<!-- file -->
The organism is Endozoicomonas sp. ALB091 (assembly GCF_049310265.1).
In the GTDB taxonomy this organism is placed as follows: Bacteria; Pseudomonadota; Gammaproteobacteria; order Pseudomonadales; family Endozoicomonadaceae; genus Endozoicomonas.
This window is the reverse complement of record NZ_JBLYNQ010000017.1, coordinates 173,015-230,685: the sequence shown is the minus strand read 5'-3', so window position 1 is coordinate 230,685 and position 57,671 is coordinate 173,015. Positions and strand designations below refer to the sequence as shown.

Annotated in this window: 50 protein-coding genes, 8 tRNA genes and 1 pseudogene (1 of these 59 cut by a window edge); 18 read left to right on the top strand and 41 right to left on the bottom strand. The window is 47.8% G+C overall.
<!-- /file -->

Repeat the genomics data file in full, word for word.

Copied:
The organism is Endozoicomonas sp. ALB091 (assembly GCF_049310265.1).
In the GTDB taxonomy this organism is placed as follows: Bacteria; Pseudomonadota; Gammaproteobacteria; order Pseudomonadales; family Endozoicomonadaceae; genus Endozoicomonas.
This window is the reverse complement of record NZ_JBLYNQ010000017.1, coordinates 173,015-230,685: the sequence shown is the minus strand read 5'-3', so window position 1 is coordinate 230,685 and position 57,671 is coordinate 173,015. Positions and strand designations below refer to the sequence as shown.

Annotated in this window: 50 protein-coding genes, 8 tRNA genes and 1 pseudogene (1 of these 59 cut by a window edge); 18 read left to right on the top strand and 41 right to left on the bottom strand. The window is 47.8% G+C overall.